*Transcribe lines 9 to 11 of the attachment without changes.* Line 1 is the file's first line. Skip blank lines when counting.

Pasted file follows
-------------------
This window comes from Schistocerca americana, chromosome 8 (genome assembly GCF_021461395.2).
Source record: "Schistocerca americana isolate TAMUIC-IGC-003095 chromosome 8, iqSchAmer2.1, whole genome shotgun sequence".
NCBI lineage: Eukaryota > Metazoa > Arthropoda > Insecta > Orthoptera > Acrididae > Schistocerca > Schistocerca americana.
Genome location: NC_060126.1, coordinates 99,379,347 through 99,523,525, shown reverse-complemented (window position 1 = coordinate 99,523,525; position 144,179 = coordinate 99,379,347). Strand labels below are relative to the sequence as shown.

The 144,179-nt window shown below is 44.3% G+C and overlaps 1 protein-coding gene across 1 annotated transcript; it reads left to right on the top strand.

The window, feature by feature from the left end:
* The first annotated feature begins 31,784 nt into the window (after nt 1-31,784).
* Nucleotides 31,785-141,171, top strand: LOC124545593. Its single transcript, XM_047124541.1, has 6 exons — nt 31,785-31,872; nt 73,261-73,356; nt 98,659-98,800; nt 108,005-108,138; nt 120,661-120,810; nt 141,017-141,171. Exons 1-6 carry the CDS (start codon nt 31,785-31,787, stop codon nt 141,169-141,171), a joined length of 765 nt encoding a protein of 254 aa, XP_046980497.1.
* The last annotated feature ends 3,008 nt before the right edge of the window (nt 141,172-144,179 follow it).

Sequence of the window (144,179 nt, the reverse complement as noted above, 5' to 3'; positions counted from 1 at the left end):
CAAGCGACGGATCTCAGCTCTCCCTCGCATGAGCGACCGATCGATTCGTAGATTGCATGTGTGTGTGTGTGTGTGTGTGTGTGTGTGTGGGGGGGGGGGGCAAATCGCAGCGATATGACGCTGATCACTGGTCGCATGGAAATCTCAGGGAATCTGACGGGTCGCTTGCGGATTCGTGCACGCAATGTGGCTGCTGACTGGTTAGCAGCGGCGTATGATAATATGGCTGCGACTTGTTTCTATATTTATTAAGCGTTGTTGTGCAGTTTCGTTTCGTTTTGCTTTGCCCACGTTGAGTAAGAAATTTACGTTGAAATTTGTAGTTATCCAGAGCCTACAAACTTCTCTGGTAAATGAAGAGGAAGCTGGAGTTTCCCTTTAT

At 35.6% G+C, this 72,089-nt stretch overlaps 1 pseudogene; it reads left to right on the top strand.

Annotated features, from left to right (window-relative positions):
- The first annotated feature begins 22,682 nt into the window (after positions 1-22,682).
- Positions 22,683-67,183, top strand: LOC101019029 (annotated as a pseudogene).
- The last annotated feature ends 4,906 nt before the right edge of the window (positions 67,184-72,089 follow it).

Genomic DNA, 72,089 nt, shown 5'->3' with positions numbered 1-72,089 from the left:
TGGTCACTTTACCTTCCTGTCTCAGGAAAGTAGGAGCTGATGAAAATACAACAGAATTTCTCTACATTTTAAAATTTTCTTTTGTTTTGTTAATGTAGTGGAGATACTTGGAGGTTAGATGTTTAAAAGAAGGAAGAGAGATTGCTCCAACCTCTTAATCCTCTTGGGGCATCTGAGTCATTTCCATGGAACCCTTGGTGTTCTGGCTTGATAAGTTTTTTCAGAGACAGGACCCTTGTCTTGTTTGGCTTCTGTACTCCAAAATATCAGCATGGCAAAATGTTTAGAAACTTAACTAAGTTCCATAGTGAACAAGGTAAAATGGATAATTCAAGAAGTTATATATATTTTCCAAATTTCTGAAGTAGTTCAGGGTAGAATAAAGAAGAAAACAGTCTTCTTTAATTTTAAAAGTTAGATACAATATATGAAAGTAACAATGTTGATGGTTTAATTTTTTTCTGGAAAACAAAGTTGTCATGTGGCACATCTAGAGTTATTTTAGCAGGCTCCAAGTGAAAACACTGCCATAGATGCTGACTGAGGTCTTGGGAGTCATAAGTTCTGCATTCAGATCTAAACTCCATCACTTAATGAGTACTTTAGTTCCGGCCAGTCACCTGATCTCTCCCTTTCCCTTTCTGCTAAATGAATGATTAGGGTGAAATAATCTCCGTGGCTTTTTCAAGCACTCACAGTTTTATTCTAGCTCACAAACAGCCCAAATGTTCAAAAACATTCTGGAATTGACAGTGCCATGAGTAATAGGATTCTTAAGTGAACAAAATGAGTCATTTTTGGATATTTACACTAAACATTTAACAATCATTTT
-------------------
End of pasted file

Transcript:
* The last annotated feature ends 3,008 nt before the right edge of the window (nt 141,172-144,179 follow it).

Sequence of the window (144,179 nt, the reverse complement as noted above, 5' to 3'; positions counted from 1 at the left end):
CAAGCGACGGATCTCAGCTCTCCCTCGCATGAGCGACCGATCGATTCGTAGATTGCATGTGTGTGTGTGTGTGTGTGTGTGTGTGTGTGGGGGGGGGGGGCAAATCGCAGCGATATGACGCTGATCACTGGTCGCATGGAAATCTCAGGGAATCTGACGGGTCGCTTGCGGATTCGTGCACGCAATGTGGCTGCTGACTGGTTAGCAGCGGCGTATGATAATATGGCTGCGACTTGTTTCTATATTTATTAAGCGTTGTTGTGCAGTTTCGTTTCGTTTTGCTTTGCCCACGTTGAGTAAGAAATTTACGTTGAAATTTGTAGTTATCCAGAGCCTACAAACTTCTCTGGTAAATGAAGAGGAAGCTGGAGTTTCCCTTTAT